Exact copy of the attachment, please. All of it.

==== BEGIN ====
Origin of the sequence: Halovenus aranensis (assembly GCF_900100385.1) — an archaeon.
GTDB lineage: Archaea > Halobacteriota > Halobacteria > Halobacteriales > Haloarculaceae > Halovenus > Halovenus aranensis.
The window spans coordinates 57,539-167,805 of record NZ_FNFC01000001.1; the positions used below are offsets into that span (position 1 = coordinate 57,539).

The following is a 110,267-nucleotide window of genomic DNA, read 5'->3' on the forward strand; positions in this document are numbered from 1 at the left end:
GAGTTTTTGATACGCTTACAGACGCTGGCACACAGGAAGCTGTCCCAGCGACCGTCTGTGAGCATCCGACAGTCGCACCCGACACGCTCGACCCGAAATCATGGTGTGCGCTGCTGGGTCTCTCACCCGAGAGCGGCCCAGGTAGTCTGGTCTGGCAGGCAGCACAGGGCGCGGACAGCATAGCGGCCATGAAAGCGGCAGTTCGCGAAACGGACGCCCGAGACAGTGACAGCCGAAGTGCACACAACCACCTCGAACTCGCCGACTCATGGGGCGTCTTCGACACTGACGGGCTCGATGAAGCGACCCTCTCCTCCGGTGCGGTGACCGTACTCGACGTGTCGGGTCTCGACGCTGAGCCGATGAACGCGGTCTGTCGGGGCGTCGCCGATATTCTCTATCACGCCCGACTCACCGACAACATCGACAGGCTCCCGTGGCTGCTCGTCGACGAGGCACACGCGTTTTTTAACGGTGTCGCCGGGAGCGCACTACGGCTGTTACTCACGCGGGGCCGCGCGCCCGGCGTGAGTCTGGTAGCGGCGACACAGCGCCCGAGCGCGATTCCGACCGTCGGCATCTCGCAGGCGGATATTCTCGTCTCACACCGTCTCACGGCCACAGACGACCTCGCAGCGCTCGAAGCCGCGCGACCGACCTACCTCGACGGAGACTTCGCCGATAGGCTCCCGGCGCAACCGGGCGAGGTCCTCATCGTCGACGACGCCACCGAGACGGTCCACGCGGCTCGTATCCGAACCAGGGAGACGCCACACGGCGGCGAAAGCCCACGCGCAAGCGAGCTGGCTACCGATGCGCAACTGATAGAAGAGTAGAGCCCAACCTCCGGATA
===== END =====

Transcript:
Origin of the sequence: Halovenus aranensis (assembly GCF_900100385.1) — an archaeon.
GTDB lineage: Archaea > Halobacteriota > Halobacteria > Halobacteriales > Haloarculaceae > Halovenus > Halovenus aranensis.
The window spans coordinates 57,539-167,805 of record NZ_FNFC01000001.1; the positions used below are offsets into that span (position 1 = coordinate 57,539).

The following is a 110,267-nucleotide window of genomic DNA, read 5'->3' on the forward strand; positions in this document are numbered from 1 at the left end:
GAGTTTTTGATACGCTTACAGACGCTGGCACACAGGAAGCTGTCCCAGCGACCGTCTGTGAGCATCCGACAGTCGCACCCGACACGCTCGACCCGAAATCATGGTGTGCGCTGCTGGGTCTCTCACCCGAGAGCGGCCCAGGTAGTCTGGTCTGGCAGGCAGCACAGGGCGCGGACAGCATAGCGGCCATGAAAGCGGCAGTTCGCGAAACGGACGCCCGAGACAGTGACAGCCGAAGTGCACACAACCACCTCGAACTCGCCGACTCATGGGGCGTCTTCGACACTGACGGGCTCGATGAAGCGACCCTCTCCTCCGGTGCGGTGACCGTACTCGACGTGTCGGGTCTCGACGCTGAGCCGATGAACGCGGTCTGTCGGGGCGTCGCCGATATTCTCTATCACGCCCGACTCACCGACAACATCGACAGGCTCCCGTGGCTGCTCGTCGACGAGGCACACGCGTTTTTTAACGGTGTCGCCGGGAGCGCACTACGGCTGTTACTCACGCGGGGCCGCGCGCCCGGCGTGAGTCTGGTAGCGGCGACACAGCGCCCGAGCGCGATTCCGACCGTCGGCATCTCGCAGGCGGATATTCTCGTCTCACACCGTCTCACGGCCACAGACGACCTCGCAGCGCTCGAAGCCGCGCGACCGACCTACCTCGACGGAGACTTCGCCGATAGGCTCCCGGCGCAACCGGGCGAGGTCCTCATCGTCGACGACGCCACCGAGACGGTCCACGCGGCTCGTATCCGAACCAGGGAGACGCCACACGGCGGCGAAAGCCCACGCGCAAGCGAGCTGGCTACCGATGCGCAACTGATAGAAGAGTAGAGCCCAACCTCCGGATA